The French government is forcing restaurants to distinguish between meals that are "homemade" and meals that have been brought in and merely reheated in a bid to save the nation's culinary reputation.
Tourists visiting France this summer will spot a new logo on menus – a pan with a roof-shaped lid – designed to flag up when food has truly been cooked from scratch on the premises.
The government hopes the measure, which is the first of its kind in Europe, will encourage chefs to prepare more fresh, cooked-from-scratch dishes and rejuvenate the standing of French gastronomy around the world.
French consumers estimated, last October, that around half of restaurant meals were homemade, but the Union of Hotel Skills and Industries claim that 85% of restaurants secretly make use of frozen or vacuum-packed food.
The new legislation applies to all eateries and fast food restaurants but also to caterers and outdoor food stalls. Any restaurant missing the logo, which came into force this week, could be fined starting from next January.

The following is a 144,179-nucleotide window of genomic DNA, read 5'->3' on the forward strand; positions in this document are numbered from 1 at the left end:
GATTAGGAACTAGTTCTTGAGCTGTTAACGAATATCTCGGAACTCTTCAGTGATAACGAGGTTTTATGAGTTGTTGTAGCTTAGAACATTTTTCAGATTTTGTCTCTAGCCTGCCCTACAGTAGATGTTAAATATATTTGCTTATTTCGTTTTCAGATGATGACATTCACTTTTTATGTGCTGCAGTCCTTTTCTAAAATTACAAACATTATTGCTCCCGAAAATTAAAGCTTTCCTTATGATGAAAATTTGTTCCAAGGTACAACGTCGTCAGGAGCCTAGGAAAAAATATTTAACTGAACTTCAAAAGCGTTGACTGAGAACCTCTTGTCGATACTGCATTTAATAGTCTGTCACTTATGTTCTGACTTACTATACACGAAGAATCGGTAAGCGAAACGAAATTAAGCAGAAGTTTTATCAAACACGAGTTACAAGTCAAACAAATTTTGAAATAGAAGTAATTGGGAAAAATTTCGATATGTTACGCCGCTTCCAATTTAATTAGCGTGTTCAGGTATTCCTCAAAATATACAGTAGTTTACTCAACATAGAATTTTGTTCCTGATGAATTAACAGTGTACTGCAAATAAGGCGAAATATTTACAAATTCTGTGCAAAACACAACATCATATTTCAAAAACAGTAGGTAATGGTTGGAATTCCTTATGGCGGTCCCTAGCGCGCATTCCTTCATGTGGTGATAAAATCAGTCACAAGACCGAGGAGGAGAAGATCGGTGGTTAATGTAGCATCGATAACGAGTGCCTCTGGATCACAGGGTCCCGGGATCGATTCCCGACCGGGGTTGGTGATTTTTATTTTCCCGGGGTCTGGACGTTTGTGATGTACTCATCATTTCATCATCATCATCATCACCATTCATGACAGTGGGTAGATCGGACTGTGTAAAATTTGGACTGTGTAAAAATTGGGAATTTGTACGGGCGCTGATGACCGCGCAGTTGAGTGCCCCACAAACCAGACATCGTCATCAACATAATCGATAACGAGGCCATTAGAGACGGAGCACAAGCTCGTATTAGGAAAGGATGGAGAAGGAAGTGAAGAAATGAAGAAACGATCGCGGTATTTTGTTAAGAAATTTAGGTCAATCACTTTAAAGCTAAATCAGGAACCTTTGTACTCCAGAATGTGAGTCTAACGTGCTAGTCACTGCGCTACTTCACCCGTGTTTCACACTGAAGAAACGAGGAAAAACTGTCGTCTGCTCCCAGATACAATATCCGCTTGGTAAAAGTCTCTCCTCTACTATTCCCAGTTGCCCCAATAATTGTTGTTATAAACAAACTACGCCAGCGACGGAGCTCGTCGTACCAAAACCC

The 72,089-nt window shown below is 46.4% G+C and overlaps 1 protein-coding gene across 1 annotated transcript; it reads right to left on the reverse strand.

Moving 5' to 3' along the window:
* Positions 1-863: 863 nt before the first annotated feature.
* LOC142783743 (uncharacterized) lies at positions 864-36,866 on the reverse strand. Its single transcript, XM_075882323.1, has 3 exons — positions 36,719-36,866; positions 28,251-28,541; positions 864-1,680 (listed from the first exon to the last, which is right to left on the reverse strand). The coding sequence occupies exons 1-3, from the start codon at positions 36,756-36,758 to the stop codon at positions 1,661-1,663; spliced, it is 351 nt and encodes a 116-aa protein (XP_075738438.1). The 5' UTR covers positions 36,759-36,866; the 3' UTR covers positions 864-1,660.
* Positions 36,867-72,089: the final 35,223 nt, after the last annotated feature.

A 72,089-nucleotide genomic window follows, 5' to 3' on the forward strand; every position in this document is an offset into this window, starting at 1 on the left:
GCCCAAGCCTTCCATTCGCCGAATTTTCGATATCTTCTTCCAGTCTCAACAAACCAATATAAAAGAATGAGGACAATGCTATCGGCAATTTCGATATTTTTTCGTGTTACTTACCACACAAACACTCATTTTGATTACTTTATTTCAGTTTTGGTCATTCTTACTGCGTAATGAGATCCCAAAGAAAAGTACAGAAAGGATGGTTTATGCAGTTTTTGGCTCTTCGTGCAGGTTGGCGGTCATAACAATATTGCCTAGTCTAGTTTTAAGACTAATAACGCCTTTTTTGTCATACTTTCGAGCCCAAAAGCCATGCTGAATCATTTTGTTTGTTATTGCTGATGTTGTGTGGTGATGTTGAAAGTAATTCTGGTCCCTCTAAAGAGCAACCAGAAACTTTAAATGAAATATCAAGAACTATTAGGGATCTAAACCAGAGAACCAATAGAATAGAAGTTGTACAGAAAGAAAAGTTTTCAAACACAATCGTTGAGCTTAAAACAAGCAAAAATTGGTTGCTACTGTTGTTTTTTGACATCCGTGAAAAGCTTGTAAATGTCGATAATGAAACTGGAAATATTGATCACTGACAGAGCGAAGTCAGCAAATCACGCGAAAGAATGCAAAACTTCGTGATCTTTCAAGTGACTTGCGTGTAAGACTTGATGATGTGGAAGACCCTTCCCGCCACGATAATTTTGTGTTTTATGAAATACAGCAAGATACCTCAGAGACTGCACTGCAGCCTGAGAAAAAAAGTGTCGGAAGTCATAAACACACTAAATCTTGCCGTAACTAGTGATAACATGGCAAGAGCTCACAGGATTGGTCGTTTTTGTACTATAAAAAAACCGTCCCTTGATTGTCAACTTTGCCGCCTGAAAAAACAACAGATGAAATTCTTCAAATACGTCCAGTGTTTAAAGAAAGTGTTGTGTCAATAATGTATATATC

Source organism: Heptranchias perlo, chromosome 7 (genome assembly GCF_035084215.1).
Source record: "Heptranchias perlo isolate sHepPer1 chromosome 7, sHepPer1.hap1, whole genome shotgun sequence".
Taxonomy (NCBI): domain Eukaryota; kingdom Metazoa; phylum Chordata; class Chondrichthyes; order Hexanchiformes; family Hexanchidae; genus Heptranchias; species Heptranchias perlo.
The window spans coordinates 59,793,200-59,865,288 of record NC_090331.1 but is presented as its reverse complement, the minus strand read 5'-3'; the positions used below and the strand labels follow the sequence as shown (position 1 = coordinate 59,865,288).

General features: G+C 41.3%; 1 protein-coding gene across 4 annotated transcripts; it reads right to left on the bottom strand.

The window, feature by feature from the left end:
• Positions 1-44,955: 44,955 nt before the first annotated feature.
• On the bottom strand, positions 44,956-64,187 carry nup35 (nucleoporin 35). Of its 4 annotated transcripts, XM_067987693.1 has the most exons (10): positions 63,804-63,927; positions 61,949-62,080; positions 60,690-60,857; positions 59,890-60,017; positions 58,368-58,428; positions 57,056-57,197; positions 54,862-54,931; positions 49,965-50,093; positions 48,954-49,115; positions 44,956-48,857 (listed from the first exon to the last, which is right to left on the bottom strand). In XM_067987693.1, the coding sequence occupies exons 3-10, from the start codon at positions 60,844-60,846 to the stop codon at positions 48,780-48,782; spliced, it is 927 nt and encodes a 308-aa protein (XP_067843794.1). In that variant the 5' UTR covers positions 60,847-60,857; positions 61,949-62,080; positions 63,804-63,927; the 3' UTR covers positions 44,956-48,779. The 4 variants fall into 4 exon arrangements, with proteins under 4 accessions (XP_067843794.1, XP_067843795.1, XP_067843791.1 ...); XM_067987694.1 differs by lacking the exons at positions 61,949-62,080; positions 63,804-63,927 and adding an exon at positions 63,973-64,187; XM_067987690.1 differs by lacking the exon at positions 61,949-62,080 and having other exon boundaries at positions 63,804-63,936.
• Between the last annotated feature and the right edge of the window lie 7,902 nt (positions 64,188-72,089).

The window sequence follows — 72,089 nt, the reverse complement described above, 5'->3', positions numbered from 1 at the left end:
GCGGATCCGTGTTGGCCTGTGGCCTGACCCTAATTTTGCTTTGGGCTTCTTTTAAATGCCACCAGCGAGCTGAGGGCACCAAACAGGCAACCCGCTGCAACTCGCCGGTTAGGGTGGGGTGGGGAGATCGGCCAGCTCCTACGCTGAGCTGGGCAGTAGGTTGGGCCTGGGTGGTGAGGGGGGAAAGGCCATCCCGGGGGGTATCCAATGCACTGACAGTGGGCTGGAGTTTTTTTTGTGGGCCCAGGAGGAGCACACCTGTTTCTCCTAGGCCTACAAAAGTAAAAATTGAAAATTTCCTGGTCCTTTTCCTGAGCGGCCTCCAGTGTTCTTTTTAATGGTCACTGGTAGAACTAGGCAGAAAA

"We chose to represent 'homemade' with a logo so that foreign tourists could understand it," says a government spokesperson.
"French gastronomy represents 13.5% of foreign tourists' expenses and it's undeniable that if we add value to the quality of our restaurants, it will have an impact on tourism."
Some commentators and chefs have criticised the legislation, arguing that the new rules are too confusing to meet their objectives – i.e. to give the customer more information on the food they eat and how it was prepared.
Under the new law, French fries cannot be labelled homemade if they are delivered frozen. However, products that are chilled, frozen, deep-frozen, vacuum-packed, peeled, sliced, minced, chopped, boned, smoked and salted can still be purchased from outside and used in a dish without disqualifying it from being homemade.